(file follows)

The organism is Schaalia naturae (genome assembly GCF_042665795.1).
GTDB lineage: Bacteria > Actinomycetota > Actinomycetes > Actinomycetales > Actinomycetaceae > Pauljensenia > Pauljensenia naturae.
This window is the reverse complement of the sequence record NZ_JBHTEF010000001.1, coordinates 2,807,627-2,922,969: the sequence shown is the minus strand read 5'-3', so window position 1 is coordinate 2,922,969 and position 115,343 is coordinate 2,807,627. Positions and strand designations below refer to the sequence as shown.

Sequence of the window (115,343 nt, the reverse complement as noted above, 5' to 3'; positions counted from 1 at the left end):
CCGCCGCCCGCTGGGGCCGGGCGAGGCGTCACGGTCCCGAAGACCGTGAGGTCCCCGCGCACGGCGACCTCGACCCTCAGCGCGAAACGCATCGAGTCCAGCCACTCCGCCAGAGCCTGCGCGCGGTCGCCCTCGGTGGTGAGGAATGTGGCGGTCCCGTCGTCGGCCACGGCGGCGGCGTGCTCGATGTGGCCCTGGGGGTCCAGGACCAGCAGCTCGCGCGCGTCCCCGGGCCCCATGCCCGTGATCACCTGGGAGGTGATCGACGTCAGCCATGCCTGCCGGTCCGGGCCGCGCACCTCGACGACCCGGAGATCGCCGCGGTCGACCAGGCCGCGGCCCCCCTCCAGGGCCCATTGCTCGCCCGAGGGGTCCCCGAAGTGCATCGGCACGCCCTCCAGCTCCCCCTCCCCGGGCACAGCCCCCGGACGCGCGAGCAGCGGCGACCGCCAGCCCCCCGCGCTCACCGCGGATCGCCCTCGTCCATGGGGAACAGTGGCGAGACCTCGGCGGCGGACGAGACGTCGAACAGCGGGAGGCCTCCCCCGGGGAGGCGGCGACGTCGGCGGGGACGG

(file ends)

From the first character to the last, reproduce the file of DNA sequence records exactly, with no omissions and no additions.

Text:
The organism is Schaalia naturae (genome assembly GCF_042665795.1).
GTDB lineage: Bacteria > Actinomycetota > Actinomycetes > Actinomycetales > Actinomycetaceae > Pauljensenia > Pauljensenia naturae.
This window is the reverse complement of the sequence record NZ_JBHTEF010000001.1, coordinates 2,807,627-2,922,969: the sequence shown is the minus strand read 5'-3', so window position 1 is coordinate 2,922,969 and position 115,343 is coordinate 2,807,627. Positions and strand designations below refer to the sequence as shown.

Sequence of the window (115,343 nt, the reverse complement as noted above, 5' to 3'; positions counted from 1 at the left end):
CCGCCGCCCGCTGGGGCCGGGCGAGGCGTCACGGTCCCGAAGACCGTGAGGTCCCCGCGCACGGCGACCTCGACCCTCAGCGCGAAACGCATCGAGTCCAGCCACTCCGCCAGAGCCTGCGCGCGGTCGCCCTCGGTGGTGAGGAATGTGGCGGTCCCGTCGTCGGCCACGGCGGCGGCGTGCTCGATGTGGCCCTGGGGGTCCAGGACCAGCAGCTCGCGCGCGTCCCCGGGCCCCATGCCCGTGATCACCTGGGAGGTGATCGACGTCAGCCATGCCTGCCGGTCCGGGCCGCGCACCTCGACGACCCGGAGATCGCCGCGGTCGACCAGGCCGCGGCCCCCCTCCAGGGCCCATTGCTCGCCCGAGGGGTCCCCGAAGTGCATCGGCACGCCCTCCAGCTCCCCCTCCCCGGGCACAGCCCCCGGACGCGCGAGCAGCGGCGACCGCCAGCCCCCCGCGCTCACCGCGGATCGCCCTCGTCCATGGGGAACAGTGGCGAGACCTCGGCGGCGGACGAGACGTCGAACAGCGGGAGGCCTCCCCCGGGGAGGCGGCGACGTCGGCGGGGACGG